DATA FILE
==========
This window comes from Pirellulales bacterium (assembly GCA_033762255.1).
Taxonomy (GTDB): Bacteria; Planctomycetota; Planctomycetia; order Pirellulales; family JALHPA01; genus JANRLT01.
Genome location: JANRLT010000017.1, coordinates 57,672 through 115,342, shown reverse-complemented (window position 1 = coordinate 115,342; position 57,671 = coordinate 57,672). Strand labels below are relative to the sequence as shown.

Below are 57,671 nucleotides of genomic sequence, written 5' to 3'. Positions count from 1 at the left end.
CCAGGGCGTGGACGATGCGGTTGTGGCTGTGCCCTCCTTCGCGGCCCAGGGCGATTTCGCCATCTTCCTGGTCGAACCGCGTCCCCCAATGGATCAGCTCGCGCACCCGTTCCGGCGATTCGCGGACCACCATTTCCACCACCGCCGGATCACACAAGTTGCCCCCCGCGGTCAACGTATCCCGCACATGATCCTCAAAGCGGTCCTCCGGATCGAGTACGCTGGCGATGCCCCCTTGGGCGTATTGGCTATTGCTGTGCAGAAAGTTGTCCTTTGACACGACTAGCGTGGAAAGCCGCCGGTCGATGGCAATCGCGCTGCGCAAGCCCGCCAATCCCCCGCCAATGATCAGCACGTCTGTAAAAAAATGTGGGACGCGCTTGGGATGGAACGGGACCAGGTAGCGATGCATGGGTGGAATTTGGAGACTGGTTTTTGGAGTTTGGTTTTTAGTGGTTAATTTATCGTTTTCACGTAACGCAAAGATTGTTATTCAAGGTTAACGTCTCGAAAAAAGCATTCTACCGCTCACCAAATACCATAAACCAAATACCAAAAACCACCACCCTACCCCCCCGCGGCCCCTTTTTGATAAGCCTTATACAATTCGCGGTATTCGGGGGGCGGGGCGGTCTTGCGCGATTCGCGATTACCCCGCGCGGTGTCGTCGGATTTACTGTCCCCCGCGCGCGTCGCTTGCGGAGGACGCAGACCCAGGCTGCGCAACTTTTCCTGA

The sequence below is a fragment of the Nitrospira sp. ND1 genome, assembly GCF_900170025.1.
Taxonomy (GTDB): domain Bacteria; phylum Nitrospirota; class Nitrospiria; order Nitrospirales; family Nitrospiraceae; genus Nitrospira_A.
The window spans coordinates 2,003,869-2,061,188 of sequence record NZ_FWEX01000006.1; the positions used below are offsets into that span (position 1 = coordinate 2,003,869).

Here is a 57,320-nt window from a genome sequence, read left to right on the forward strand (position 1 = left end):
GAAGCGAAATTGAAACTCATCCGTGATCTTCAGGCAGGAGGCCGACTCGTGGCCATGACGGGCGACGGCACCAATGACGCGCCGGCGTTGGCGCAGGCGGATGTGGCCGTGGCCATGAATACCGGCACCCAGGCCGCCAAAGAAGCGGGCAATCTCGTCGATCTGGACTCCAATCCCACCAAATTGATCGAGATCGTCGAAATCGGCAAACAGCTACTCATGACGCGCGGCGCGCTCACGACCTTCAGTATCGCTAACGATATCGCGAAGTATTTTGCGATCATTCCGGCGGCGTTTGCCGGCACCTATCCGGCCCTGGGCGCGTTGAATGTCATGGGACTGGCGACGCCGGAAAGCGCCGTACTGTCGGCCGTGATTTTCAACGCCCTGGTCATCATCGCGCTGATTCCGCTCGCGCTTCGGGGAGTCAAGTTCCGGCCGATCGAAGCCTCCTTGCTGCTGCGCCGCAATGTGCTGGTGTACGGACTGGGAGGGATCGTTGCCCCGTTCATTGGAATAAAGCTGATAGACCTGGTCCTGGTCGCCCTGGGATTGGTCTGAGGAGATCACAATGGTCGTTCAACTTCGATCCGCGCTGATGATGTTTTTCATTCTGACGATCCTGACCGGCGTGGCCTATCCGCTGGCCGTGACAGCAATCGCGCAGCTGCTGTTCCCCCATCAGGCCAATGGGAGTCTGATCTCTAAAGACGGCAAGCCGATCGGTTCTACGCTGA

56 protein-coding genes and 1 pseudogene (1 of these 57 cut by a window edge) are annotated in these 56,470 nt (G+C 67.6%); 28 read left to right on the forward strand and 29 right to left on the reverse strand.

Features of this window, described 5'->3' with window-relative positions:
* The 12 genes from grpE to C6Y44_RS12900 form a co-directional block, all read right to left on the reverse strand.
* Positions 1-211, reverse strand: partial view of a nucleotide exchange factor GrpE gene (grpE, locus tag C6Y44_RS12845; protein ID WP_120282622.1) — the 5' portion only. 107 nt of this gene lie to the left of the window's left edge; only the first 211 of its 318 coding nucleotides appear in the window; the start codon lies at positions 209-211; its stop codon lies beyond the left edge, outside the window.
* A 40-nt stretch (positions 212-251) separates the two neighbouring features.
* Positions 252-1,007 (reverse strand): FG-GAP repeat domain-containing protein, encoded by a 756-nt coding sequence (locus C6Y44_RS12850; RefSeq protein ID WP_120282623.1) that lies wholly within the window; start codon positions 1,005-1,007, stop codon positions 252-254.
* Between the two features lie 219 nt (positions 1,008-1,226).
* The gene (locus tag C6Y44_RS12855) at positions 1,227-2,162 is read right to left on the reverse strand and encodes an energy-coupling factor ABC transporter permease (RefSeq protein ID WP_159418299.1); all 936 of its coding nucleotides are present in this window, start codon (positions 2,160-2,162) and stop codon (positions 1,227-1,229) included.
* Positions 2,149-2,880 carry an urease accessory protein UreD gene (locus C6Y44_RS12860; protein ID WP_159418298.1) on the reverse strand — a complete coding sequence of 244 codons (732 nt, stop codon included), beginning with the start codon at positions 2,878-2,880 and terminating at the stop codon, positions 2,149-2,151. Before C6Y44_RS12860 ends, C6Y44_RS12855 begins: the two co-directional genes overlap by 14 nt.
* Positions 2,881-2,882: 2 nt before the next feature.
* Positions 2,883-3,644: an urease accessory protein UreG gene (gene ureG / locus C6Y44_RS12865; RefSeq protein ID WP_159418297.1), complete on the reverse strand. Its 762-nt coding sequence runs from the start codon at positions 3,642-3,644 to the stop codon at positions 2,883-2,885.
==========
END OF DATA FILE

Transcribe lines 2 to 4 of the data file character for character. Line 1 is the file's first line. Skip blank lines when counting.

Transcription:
Taxonomy (GTDB): Bacteria; Planctomycetota; Planctomycetia; order Pirellulales; family JALHPA01; genus JANRLT01.
Genome location: JANRLT010000017.1, coordinates 57,672 through 115,342, shown reverse-complemented (window position 1 = coordinate 115,342; position 57,671 = coordinate 57,672). Strand labels below are relative to the sequence as shown.

Below are 57,671 nucleotides of genomic sequence, written 5' to 3'. Positions count from 1 at the left end.